“Roseanne” (aka “The Conners”), “Fuller House,” “Charmed,” “Will & Grace” — reboots are all the rage on TV. Now it’s “The L Word’s” turn as Showtime revives the classic lesbian-themed series, which ran from 2004-2009.
Now called “The L Word: Generation Q,” the original cast members — Jennifer Beals, Leisha Hailey, Kate Moennig and creator Ilene Chaiken — along with newbie stars Jacqueline Toboni, Arienne Mandi, Leo Sheng, Rosanny Zayas, Jordan Hull, Sepideh Moafi, Jillian Mercado, were all at the recent red carpet premiere. Also present was executive show runner/executive producer Marja-Lewis Ryan, Darren Criss, Cyndi Lauper and Cybil Shepherd.
Viewers attending the premiere had all the feels about the show’s Dec. 8 return. Eight episodes have been ordered. It airs Sunday nights at 10 p.m. The first episode is available to stream at show.com/lwordgenq.
Said Courtney Kist in a tweet: “I went to a pre-screening of ‘The L Word: Generation Q’ hosted by @them and @Showtime and Im feeling EMOTIONAL abt how I used to watch the OG series with the volume all the way down in my parents living room and last night I watched it holding my partners hand in a theater of queers.”
“As it turns out a lot of people were in a similar place last night and I just feel lucky that we were all there in our feelings together, watching this show that will hopefully continue to give us a place to see ourselves and our community represented,” Kist wrote.
At the Television Critics Press Tour, Chaiken talked about the reboot.
“The world has changed a lot in these 10 years and lesbians still belong on television,” Chaiken said. “We’re telling the stories about what’s happened in those 10 years, where we are now and where we’re headed.”
Chaiken continued: “The feeling was mounting that we should bring the show back … the world of these characters was beloved … it came together in a moment. And then what made it really happen was finding someone, Marja, who had something really fresh to say and who knew how to carry it forward.”
For Beals, what’s intrigued her about this new series was the chance to expand the discussion about sexuality and gender identification.
“You know, when we were starting the show, nonbinary was a mathematical term, and now we talk about it in terms of identity,” Beals said. “And we’re being able in this new iteration of the show to talk about all the other ways that we now talk about gender identity and sexuality.”
Beals pointed out how the Trump administration has an impact on the series.
“I think with this administration, they have given people permission to say really hateful things and they are perpetrating hateful things. I’m hoping that the Equal Rights Amendment can be passed for many, many reasons, but not the least of which that if you’re LGBTQ, you can be fired from your job still in 26 states. You know, you can be denied housing in 26 states. And so, certainly we haven’t reached any kind of state of equality, but I think that’s also the power of storytelling can help that issue.”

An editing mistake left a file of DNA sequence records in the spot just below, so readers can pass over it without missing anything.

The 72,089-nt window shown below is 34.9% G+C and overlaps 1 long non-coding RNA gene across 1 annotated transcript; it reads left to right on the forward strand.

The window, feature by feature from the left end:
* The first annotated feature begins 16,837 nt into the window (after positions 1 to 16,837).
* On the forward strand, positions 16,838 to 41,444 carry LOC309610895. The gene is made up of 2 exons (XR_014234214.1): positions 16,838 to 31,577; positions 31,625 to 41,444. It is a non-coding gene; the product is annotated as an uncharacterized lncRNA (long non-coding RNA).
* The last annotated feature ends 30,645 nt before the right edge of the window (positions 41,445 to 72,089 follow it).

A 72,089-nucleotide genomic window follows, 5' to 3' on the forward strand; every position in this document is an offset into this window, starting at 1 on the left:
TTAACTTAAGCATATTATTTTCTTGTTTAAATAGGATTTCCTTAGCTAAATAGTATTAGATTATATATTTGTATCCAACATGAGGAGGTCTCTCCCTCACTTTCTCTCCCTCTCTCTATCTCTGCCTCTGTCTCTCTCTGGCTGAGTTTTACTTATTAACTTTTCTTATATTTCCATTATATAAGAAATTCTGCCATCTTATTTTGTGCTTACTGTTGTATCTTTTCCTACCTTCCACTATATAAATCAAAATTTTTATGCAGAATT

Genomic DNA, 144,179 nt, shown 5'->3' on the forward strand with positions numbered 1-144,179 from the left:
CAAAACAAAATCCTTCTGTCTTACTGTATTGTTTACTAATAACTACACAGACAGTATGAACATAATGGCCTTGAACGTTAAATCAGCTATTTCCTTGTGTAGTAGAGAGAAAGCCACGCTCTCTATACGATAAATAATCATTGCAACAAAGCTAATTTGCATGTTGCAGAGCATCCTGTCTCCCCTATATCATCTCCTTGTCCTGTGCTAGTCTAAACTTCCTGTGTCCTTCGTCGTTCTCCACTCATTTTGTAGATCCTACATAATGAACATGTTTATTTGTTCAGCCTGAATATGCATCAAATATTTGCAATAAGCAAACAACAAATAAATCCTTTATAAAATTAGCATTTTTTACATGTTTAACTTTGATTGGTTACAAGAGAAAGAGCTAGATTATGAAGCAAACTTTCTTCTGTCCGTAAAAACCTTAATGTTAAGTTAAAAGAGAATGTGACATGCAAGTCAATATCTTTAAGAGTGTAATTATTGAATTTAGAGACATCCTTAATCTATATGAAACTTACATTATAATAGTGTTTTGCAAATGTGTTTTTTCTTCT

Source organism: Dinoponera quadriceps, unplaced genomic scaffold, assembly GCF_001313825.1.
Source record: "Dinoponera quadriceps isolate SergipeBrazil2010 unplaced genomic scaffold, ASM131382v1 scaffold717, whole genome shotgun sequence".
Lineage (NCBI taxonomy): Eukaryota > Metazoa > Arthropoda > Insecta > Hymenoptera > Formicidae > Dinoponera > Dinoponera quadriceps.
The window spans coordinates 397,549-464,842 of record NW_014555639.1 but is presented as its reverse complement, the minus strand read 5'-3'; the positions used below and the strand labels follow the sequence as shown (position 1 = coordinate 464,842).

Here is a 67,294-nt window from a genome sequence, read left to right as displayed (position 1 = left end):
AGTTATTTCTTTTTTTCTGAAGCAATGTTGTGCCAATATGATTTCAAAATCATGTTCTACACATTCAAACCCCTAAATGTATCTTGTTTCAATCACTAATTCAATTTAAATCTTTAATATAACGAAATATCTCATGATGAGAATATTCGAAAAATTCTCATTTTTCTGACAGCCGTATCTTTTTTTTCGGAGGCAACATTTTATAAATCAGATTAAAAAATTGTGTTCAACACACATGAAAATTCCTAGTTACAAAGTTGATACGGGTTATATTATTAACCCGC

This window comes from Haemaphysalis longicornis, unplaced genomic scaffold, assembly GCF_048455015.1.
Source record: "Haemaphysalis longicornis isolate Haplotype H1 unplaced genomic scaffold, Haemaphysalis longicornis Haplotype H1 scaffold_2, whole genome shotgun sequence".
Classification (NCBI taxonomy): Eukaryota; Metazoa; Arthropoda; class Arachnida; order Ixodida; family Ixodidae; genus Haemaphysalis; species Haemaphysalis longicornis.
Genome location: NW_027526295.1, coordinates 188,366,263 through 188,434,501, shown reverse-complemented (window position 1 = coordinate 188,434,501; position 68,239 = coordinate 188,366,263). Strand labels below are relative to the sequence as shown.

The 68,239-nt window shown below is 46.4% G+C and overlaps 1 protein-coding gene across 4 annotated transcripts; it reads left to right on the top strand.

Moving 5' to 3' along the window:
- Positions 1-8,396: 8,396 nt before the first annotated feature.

Beals remembered the first time she watched “The L Word” onscreen.
“I usually don’t watch myself at all and Ilene made me watch the first four episodes in a row. And when I came out of the show and I walked outside and I saw all these heterosexual couples, it was really kind of odd, because you’ve been living in this other reality. … You saw these people loving each other and wishing for happiness, and it just seemed completely normal, as it should be,” she said.
“But the culture is telling you, ‘Oh, no. This is abnormal.’ And it is not abnormal. You know, everybody wants to find love. Everybody wants to find happiness. So I think in that way, storytelling can then give you an affinity for the characters. They can have you feel compassion and empathy and you want this character to be with this character. And you don’t care if it’s two women or two men or whatever. You don’t care, because love is love and it’s an energy that’s not defined by gender or sexual preference.”
Hailey loves the inter-generational quality “Generation Q” has.
“I think it’s actually interesting, that conversation between a newer generation and older generation of, like, who’s done the marches, who’s broken those barriers down,” she said.
“I’m always personally trying to respect anyone who came before our show, and I think that’s an important conversation to always have. But it’s also really interesting to learn from a new generation as well. What they have to teach us is part of what we can’t wait to tell on the show.”